We look forward to serving you at our new location!

Elmont Contact Information:
Phone: (516) 797-7796
Fax:     (516) 798-8354

Thursday, July 18, 2013

Don't Miss the Zwanger-Pesiri Health Fair - July 27th!


Save the date! Zwanger-Pesiri Radiology is having its second annual Health Fair! Please join us on Saturday, July 27th from 12pm to 4pm for a FREE, fun, educational and inspirational afternoon.

WHERE: The parking lot of Zwanger-Pesiri's Lindenhurst Office at 150 East Sunrise Highway (next to the Babylon Town Hall).

WHO'S INVITED? Everyone! Bring your entire family. There will be activities for all ages, including health information, activities and demonstrations!

WHO WILL BE THERE?  Mingle with Zwanger-Pesiri staff, and vendors providing health information, including:
  • Physician specialists
  • Personal training
  • Aerobics
  • Zumba
  • Acupuncture
  • Nutrition
  • Smoking cessation
  • Weight loss
  • Skin & beauty care
  • Fertility
  • Health insurance
  • Blood drive from the New York Blood Center -- Free Mets tickets with all donations!!!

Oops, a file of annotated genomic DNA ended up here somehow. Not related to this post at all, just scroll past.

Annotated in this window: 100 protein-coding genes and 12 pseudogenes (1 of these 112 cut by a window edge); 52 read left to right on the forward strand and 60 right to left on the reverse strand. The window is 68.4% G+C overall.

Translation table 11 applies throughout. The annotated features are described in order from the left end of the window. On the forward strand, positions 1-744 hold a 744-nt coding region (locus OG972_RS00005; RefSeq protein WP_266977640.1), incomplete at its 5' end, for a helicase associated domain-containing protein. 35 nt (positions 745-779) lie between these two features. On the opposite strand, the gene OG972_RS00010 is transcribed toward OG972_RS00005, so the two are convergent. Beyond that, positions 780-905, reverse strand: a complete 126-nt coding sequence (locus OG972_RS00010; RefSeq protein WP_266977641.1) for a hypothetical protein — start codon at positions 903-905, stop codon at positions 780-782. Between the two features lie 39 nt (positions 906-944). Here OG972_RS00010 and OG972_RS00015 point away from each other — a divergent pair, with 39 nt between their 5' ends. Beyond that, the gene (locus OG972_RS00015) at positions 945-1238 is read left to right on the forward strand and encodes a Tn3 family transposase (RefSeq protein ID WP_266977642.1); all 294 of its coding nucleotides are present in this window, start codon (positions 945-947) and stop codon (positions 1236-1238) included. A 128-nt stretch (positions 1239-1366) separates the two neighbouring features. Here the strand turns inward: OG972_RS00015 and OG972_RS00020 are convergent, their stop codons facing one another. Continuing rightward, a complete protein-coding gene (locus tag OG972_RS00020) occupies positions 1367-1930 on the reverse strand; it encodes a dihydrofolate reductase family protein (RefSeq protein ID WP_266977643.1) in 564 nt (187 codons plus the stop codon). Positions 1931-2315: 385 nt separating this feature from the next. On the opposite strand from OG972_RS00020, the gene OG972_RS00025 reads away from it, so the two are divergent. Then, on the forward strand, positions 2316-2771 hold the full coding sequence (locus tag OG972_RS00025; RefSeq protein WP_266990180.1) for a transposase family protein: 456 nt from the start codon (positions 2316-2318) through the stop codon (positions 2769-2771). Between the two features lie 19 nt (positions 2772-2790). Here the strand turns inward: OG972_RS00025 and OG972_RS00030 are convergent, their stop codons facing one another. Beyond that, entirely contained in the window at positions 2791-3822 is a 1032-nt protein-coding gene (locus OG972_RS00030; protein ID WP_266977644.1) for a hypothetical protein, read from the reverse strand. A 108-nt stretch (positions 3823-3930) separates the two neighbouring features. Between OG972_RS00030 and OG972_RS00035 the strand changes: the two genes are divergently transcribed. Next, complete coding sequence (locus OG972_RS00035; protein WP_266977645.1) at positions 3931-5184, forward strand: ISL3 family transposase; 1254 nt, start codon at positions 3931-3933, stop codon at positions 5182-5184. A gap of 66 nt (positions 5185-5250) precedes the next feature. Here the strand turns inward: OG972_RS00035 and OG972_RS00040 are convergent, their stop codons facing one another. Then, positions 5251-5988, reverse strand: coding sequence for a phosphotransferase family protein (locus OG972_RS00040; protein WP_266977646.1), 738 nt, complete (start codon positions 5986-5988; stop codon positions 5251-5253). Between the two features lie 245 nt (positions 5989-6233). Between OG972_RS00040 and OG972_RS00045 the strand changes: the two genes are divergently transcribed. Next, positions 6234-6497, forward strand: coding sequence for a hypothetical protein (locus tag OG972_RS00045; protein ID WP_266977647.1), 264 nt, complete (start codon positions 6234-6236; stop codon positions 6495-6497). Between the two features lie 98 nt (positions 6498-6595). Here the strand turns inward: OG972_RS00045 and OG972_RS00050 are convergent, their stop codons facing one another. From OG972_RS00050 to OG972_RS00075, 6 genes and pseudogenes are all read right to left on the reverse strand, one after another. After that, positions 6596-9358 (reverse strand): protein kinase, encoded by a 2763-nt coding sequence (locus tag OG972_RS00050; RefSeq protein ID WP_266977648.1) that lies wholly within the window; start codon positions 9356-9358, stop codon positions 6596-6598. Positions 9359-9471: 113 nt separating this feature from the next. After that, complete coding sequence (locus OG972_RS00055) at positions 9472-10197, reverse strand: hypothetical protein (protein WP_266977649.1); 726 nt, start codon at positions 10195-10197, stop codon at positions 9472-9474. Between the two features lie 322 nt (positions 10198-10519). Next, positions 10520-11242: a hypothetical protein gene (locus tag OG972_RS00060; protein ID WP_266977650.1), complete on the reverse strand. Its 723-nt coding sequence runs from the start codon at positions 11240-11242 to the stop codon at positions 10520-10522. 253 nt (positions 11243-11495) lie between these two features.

• Blood pressure, glucose & bone density screenings
  • Carnival games, clowns, face painting, and many other activities for kids
  • Rock climbing on a 30 foot tall rock wall
  • 65 foot obstacle course
  • Food and drinks
  • Live music
  • Free parking
  • and much, much more!
Don't miss this opportunity to get out and mingle with your neighbors while you learn about how to maximize your health, and the health of your family. We look forward to seeing you there!

For more information, contact Wendy Valentin at 631-930-9434 or email wvalentin@zprad.com

Rain date - Sunday, July 28th.

Friday, July 12, 2013

Q & A -- MRI Concerns From a Patient with Claustrophobia


We are always happy to answer questions from readers!  Below is a question about MRI. If you have a question you'd like answered (either in this blog or via email), feel free to email us.